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Marianne Moore (1887–1972)

Author of Complete Poems

78+ Works 2,452 Members 19 Reviews 15 Favorited

About the Author

Born in St. Louis, the "first lady of American poetry," Marianne Moore, graduated from Bryn Mawr College in 1909. In 1918 she moved to New York City with her mother, remaining there for the rest of her life. She became a well-known character in her Brooklyn Heights neighborhood, easily recognizable show more in a large black hat and rather eccentric style. In 1921 a few of her friends pirated her work and published it under the title Poems. On her seventy-fifth birthday, November 15, 1962, she was honored by the National Institute of Arts and Letters, and in a special interview for the N.Y. Times, she spoke of her feelings concerning the treatment of poetry: "I'm very doubtful about scholasticizing poetry," she said. "I feel very strongly that poetry should not be an assignment but a joy." Five years later she said: "I wonder that I can bear myself to be in a world where they don't outlaw war." In 1967 Moore received both the MacDowell Medal and a Gold Medal. Mayor John Lindsay of New York City hailed her as "truly the poet laureate of New York City." The famed Rosenbach Museum in Philadelphia has a collection devoted to her work and a detailed replica of a room in her Brooklyn home. Moore brought to her work a prodigious knowledge and passionate interest in many diverse fields, including the arts, natural history, and public affairs. Her use of the images and language of these fields in her poetry enabled her to offset traditional poetic tones with the cadences of prose rhetoric and everyday speech. This talent, coupled with her precision and intricate metrics, make her one of the leading modernist poets. (Bowker Author Biography) show less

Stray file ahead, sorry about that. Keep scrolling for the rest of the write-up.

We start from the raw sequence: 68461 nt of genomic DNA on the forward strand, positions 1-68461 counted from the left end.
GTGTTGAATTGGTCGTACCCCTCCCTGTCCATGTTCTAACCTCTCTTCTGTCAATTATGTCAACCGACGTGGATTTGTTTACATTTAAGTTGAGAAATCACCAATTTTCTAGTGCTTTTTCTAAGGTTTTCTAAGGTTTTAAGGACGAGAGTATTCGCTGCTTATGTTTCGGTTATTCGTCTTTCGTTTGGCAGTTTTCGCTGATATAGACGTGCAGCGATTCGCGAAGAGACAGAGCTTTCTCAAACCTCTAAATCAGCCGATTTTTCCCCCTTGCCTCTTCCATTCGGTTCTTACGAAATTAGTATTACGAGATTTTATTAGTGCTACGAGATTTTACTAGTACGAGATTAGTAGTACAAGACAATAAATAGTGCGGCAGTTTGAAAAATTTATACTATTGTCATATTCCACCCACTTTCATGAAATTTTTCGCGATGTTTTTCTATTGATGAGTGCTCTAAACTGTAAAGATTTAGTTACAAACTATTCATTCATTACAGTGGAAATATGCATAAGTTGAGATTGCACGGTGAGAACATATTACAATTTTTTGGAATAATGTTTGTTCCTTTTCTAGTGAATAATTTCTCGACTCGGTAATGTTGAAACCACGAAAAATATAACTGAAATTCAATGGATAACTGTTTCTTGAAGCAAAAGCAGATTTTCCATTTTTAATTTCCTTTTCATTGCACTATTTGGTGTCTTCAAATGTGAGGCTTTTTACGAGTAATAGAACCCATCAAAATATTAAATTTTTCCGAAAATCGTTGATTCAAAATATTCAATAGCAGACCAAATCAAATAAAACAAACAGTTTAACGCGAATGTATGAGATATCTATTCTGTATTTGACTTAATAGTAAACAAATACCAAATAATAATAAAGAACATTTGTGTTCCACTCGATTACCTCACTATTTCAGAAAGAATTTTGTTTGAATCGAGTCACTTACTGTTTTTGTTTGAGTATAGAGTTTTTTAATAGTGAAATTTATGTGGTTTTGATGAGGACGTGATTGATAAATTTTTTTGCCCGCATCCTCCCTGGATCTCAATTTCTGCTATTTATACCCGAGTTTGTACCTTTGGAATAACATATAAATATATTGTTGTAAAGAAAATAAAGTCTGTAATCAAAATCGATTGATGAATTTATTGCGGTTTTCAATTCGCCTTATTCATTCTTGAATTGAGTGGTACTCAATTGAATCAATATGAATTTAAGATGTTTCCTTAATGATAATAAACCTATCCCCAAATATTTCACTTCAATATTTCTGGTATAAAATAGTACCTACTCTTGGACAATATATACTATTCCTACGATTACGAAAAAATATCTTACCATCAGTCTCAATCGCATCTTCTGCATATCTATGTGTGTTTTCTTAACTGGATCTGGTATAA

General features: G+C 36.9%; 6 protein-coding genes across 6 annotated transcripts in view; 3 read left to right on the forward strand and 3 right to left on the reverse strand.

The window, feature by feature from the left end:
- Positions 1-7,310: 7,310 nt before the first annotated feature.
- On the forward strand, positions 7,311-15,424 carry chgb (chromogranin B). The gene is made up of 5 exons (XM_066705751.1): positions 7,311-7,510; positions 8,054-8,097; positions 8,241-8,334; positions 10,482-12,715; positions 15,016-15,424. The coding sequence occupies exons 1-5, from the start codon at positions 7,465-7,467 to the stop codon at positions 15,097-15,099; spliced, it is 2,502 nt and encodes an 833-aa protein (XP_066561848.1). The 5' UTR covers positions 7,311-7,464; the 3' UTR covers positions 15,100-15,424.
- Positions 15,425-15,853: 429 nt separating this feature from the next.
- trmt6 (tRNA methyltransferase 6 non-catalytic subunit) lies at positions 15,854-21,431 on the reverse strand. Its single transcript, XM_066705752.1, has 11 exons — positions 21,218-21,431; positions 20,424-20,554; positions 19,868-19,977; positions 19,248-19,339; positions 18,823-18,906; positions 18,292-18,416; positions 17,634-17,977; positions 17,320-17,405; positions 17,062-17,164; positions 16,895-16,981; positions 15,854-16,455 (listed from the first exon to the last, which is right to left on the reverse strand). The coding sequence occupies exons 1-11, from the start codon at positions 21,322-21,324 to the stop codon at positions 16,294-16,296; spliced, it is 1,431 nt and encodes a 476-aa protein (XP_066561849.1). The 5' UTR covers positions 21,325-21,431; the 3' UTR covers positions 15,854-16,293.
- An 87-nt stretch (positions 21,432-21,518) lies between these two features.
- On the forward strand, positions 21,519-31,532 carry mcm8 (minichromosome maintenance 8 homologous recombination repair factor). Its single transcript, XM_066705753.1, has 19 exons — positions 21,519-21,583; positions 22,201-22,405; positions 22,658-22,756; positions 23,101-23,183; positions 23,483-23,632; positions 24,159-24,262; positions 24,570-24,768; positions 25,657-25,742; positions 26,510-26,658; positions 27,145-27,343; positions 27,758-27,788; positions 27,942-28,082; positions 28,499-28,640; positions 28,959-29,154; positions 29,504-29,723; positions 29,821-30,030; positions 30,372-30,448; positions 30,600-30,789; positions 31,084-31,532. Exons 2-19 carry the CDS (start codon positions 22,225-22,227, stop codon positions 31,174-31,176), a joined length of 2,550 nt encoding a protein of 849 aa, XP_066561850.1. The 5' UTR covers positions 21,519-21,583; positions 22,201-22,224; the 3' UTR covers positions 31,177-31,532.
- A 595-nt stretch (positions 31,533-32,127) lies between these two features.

Includes the name: Marianne Moore

Image credit: Marianne Moore (1887-1972)
Photographed by George Platt Lynes, circa 1935
(Library of Congress Prints and Photographs Division,
Reproduction Number: LC-USZ62-101955)

Works by Marianne Moore

Complete Poems (1967) 885 copies
The Poems of Marianne Moore (2003) 228 copies
Collected Poems (1951) 104 copies
A Marianne Moore Reader (1961) 74 copies
New collected poems (2017) 66 copies
Observations: Poems (1924) 53 copies
Selected Poems (1935) 41 copies
O to be a dragon (1957) 31 copies
Like a bulwark (1956) 19 copies
Predilections (1955) 15 copies
Nevertheless (1944) 15 copies
What Are Years 11 copies
Fairy Tales (2019) 9 copies
Le poesie (1991) 8 copies
Poems (2010) 6 copies
Homage to Henry James (1971) 3 copies
Poetry [poem] 3 copies
Idiosyncrasy & Technique (1958) 2 copies
The absentee 1 copy
Riverside poetry 3 — Editor — 1 copy
Marriage 1 copy
The Student 1 copy
A talisman 1 copy
W. S. Landor 1 copy

Associated Works

Fables (1668) — Translator, some editions — 1,787 copies
The Making of a Poem: A Norton Anthology of Poetic Forms (2000) — Contributor — 1,228 copies
Literature: An Introduction to Fiction, Poetry, and Drama (1995) — Contributor, some editions — 902 copies